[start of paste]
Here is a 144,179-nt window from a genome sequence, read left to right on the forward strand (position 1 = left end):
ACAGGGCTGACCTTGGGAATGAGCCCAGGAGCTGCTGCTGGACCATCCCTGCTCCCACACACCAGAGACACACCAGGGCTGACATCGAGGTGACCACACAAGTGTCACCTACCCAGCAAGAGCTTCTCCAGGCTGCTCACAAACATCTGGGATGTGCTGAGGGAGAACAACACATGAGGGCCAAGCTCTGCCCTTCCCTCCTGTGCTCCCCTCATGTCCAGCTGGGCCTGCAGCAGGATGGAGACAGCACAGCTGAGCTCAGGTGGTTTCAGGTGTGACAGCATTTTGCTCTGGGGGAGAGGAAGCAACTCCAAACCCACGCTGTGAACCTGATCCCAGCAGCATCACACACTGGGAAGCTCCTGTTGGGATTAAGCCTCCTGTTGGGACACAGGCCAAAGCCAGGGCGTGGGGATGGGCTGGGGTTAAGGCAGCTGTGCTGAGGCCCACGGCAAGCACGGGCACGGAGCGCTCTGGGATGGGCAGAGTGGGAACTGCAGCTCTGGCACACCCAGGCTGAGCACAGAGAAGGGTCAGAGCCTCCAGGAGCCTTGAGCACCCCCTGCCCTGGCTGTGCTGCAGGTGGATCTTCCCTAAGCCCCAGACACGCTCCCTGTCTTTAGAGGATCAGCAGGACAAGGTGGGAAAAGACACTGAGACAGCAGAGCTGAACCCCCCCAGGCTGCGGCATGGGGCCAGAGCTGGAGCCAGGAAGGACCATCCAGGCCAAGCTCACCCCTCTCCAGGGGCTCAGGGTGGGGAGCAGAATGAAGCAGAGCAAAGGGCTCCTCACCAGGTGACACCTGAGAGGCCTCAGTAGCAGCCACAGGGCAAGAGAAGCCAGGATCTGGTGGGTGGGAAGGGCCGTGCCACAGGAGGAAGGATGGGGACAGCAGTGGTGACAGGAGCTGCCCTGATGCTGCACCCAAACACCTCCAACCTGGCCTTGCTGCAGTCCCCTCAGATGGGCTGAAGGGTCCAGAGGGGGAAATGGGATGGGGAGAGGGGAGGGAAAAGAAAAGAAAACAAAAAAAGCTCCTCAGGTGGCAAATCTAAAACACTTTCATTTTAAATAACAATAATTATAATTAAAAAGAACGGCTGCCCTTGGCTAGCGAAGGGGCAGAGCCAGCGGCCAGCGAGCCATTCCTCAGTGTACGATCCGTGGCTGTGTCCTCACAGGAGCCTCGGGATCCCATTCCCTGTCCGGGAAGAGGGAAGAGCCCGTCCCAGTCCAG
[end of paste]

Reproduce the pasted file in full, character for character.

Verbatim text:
Here is a 144,179-nt window from a genome sequence, read left to right on the forward strand (position 1 = left end):
ACAGGGCTGACCTTGGGAATGAGCCCAGGAGCTGCTGCTGGACCATCCCTGCTCCCACACACCAGAGACACACCAGGGCTGACATCGAGGTGACCACACAAGTGTCACCTACCCAGCAAGAGCTTCTCCAGGCTGCTCACAAACATCTGGGATGTGCTGAGGGAGAACAACACATGAGGGCCAAGCTCTGCCCTTCCCTCCTGTGCTCCCCTCATGTCCAGCTGGGCCTGCAGCAGGATGGAGACAGCACAGCTGAGCTCAGGTGGTTTCAGGTGTGACAGCATTTTGCTCTGGGGGAGAGGAAGCAACTCCAAACCCACGCTGTGAACCTGATCCCAGCAGCATCACACACTGGGAAGCTCCTGTTGGGATTAAGCCTCCTGTTGGGACACAGGCCAAAGCCAGGGCGTGGGGATGGGCTGGGGTTAAGGCAGCTGTGCTGAGGCCCACGGCAAGCACGGGCACGGAGCGCTCTGGGATGGGCAGAGTGGGAACTGCAGCTCTGGCACACCCAGGCTGAGCACAGAGAAGGGTCAGAGCCTCCAGGAGCCTTGAGCACCCCCTGCCCTGGCTGTGCTGCAGGTGGATCTTCCCTAAGCCCCAGACACGCTCCCTGTCTTTAGAGGATCAGCAGGACAAGGTGGGAAAAGACACTGAGACAGCAGAGCTGAACCCCCCCAGGCTGCGGCATGGGGCCAGAGCTGGAGCCAGGAAGGACCATCCAGGCCAAGCTCACCCCTCTCCAGGGGCTCAGGGTGGGGAGCAGAATGAAGCAGAGCAAAGGGCTCCTCACCAGGTGACACCTGAGAGGCCTCAGTAGCAGCCACAGGGCAAGAGAAGCCAGGATCTGGTGGGTGGGAAGGGCCGTGCCACAGGAGGAAGGATGGGGACAGCAGTGGTGACAGGAGCTGCCCTGATGCTGCACCCAAACACCTCCAACCTGGCCTTGCTGCAGTCCCCTCAGATGGGCTGAAGGGTCCAGAGGGGGAAATGGGATGGGGAGAGGGGAGGGAAAAGAAAAGAAAACAAAAAAAGCTCCTCAGGTGGCAAATCTAAAACACTTTCATTTTAAATAACAATAATTATAATTAAAAAGAACGGCTGCCCTTGGCTAGCGAAGGGGCAGAGCCAGCGGCCAGCGAGCCATTCCTCAGTGTACGATCCGTGGCTGTGTCCTCACAGGAGCCTCGGGATCCCATTCCCTGTCCGGGAAGAGGGAAGAGCCCGTCCCAGTCCAG